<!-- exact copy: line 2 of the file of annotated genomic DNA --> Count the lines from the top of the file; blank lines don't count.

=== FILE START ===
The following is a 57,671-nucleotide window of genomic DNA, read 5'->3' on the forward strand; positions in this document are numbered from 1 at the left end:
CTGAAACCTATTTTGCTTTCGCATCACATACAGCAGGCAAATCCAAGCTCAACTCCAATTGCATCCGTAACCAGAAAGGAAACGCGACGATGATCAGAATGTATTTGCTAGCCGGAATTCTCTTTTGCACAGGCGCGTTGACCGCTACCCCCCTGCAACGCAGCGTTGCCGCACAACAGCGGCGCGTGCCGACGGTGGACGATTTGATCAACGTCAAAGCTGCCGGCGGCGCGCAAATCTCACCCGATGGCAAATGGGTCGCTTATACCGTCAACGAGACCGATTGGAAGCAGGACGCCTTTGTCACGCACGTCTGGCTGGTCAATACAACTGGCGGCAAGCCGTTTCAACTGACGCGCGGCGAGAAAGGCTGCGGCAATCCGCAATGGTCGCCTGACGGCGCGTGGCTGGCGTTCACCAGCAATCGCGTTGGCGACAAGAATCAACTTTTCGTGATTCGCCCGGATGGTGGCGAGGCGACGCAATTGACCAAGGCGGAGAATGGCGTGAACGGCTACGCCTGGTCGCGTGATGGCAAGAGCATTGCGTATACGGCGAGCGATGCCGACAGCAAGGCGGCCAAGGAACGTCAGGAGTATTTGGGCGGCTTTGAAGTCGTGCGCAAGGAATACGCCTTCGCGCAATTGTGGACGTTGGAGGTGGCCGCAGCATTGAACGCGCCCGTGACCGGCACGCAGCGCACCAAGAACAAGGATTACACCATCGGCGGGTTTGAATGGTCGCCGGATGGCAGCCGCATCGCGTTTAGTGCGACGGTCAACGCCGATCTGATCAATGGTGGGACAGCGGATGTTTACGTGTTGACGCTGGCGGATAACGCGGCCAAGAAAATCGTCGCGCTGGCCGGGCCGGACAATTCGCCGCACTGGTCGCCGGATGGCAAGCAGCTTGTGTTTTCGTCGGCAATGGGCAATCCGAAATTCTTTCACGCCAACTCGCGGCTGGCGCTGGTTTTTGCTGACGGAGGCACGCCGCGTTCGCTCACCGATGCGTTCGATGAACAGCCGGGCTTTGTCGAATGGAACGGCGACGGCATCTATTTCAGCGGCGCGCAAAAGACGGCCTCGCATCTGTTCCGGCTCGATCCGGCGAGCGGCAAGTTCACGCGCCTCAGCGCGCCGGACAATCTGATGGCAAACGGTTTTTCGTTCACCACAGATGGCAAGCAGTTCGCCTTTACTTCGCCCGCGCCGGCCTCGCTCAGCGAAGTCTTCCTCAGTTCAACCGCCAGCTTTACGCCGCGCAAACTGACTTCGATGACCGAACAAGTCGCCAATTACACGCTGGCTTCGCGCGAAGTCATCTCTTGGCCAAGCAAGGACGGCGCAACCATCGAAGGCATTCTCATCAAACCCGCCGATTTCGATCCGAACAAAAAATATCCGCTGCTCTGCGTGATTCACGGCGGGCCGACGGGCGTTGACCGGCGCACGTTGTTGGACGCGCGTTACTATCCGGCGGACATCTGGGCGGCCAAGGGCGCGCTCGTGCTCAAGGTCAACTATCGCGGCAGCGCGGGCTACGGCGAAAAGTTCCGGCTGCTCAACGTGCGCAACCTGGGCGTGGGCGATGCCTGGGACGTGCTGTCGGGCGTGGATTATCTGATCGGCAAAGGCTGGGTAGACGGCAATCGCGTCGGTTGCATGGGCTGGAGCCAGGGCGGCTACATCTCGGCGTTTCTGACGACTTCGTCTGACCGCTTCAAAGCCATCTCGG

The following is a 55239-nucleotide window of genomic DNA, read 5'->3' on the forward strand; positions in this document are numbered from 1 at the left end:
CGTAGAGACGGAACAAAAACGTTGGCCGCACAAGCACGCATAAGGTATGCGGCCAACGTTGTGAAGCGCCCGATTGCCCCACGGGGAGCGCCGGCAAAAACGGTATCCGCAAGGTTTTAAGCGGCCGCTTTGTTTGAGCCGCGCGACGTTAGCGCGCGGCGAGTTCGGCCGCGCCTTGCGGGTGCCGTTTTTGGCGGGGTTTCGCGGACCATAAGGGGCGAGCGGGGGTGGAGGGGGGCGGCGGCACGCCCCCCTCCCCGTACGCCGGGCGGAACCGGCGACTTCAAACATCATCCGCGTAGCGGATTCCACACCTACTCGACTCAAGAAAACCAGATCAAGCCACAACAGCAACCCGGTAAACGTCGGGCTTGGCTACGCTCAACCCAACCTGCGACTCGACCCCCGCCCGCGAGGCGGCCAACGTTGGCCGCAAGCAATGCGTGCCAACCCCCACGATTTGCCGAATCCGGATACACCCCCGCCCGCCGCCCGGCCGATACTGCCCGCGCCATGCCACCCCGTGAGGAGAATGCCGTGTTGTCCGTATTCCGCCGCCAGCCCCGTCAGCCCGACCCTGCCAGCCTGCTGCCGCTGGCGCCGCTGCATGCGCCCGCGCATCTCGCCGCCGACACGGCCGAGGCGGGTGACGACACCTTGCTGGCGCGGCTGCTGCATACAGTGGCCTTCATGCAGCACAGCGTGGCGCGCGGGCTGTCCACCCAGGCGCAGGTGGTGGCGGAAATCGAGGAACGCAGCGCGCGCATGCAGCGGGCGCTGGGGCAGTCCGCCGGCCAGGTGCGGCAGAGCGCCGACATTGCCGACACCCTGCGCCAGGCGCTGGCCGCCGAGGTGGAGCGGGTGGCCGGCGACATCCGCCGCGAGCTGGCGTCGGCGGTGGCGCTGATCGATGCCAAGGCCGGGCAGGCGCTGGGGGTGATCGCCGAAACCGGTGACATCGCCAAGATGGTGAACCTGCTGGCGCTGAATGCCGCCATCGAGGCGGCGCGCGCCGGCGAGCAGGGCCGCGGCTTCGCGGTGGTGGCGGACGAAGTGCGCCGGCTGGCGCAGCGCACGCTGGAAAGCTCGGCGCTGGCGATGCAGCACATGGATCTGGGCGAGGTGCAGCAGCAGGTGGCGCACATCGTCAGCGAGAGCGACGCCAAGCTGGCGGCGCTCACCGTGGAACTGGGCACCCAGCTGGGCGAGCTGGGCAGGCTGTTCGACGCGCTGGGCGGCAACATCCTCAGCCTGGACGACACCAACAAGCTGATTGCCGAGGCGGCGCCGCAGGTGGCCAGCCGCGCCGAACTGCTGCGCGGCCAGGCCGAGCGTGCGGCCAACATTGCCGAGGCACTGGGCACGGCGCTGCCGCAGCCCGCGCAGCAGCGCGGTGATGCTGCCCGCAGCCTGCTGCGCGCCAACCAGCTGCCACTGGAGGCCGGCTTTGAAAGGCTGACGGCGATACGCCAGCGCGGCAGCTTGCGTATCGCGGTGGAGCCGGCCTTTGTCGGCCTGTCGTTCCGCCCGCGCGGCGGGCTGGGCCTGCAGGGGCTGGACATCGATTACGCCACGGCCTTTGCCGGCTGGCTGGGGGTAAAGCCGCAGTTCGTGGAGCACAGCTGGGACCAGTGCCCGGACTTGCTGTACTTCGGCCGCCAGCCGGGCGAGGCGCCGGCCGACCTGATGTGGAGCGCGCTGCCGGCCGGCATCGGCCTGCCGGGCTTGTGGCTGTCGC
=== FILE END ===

CTGAAACCTATTTTGCTTTCGCATCACATACAGCAGGCAAATCCAAGCTCAACTCCAATTGCATCCGTAACCAGAAAGGAAACGCGACGATGATCAGAATGTATTTGCTAGCCGGAATTCTCTTTTGCACAGGCGCGTTGACCGCTACCCCCCTGCAACGCAGCGTTGCCGCACAACAGCGGCGCGTGCCGACGGTGGACGATTTGATCAACGTCAAAGCTGCCGGCGGCGCGCAAATCTCACCCGATGGCAAATGGGTCGCTTATACCGTCAACGAGACCGATTGGAAGCAGGACGCCTTTGTCACGCACGTCTGGCTGGTCAATACAACTGGCGGCAAGCCGTTTCAACTGACGCGCGGCGAGAAAGGCTGCGGCAATCCGCAATGGTCGCCTGACGGCGCGTGGCTGGCGTTCACCAGCAATCGCGTTGGCGACAAGAATCAACTTTTCGTGATTCGCCCGGATGGTGGCGAGGCGACGCAATTGACCAAGGCGGAGAATGGCGTGAACGGCTACGCCTGGTCGCGTGATGGCAAGAGCATTGCGTATACGGCGAGCGATGCCGACAGCAAGGCGGCCAAGGAACGTCAGGAGTATTTGGGCGGCTTTGAAGTCGTGCGCAAGGAATACGCCTTCGCGCAATTGTGGACGTTGGAGGTGGCCGCAGCATTGAACGCGCCCGTGACCGGCACGCAGCGCACCAAGAACAAGGATTACACCATCGGCGGGTTTGAATGGTCGCCGGATGGCAGCCGCATCGCGTTTAGTGCGACGGTCAACGCCGATCTGATCAATGGTGGGACAGCGGATGTTTACGTGTTGACGCTGGCGGATAACGCGGCCAAGAAAATCGTCGCGCTGGCCGGGCCGGACAATTCGCCGCACTGGTCGCCGGATGGCAAGCAGCTTGTGTTTTCGTCGGCAATGGGCAATCCGAAATTCTTTCACGCCAACTCGCGGCTGGCGCTGGTTTTTGCTGACGGAGGCACGCCGCGTTCGCTCACCGATGCGTTCGATGAACAGCCGGGCTTTGTCGAATGGAACGGCGACGGCATCTATTTCAGCGGCGCGCAAAAGACGGCCTCGCATCTGTTCCGGCTCGATCCGGCGAGCGGCAAGTTCACGCGCCTCAGCGCGCCGGACAATCTGATGGCAAACGGTTTTTCGTTCACCACAGATGGCAAGCAGTTCGCCTTTACTTCGCCCGCGCCGGCCTCGCTCAGCGAAGTCTTCCTCAGTTCAACCGCCAGCTTTACGCCGCGCAAACTGACTTCGATGACCGAACAAGTCGCCAATTACACGCTGGCTTCGCGCGAAGTCATCTCTTGGCCAAGCAAGGACGGCGCAACCATCGAAGGCATTCTCATCAAACCCGCCGATTTCGATCCGAACAAAAAATATCCGCTGCTCTGCGTGATTCACGGCGGGCCGACGGGCGTTGACCGGCGCACGTTGTTGGACGCGCGTTACTATCCGGCGGACATCTGGGCGGCCAAGGGCGCGCTCGTGCTCAAGGTCAACTATCGCGGCAGCGCGGGCTACGGCGAAAAGTTCCGGCTGCTCAACGTGCGCAACCTGGGCGTGGGCGATGCCTGGGACGTGCTGTCGGGCGTGGATTATCTGATCGGCAAAGGCTGGGTAGACGGCAATCGCGTCGGTTGCATGGGCTGGAGCCAGGGCGGCTACATCTCGGCGTTTCTGACGACTTCGTCTGACCGCTTCAAAGCCATCTCGG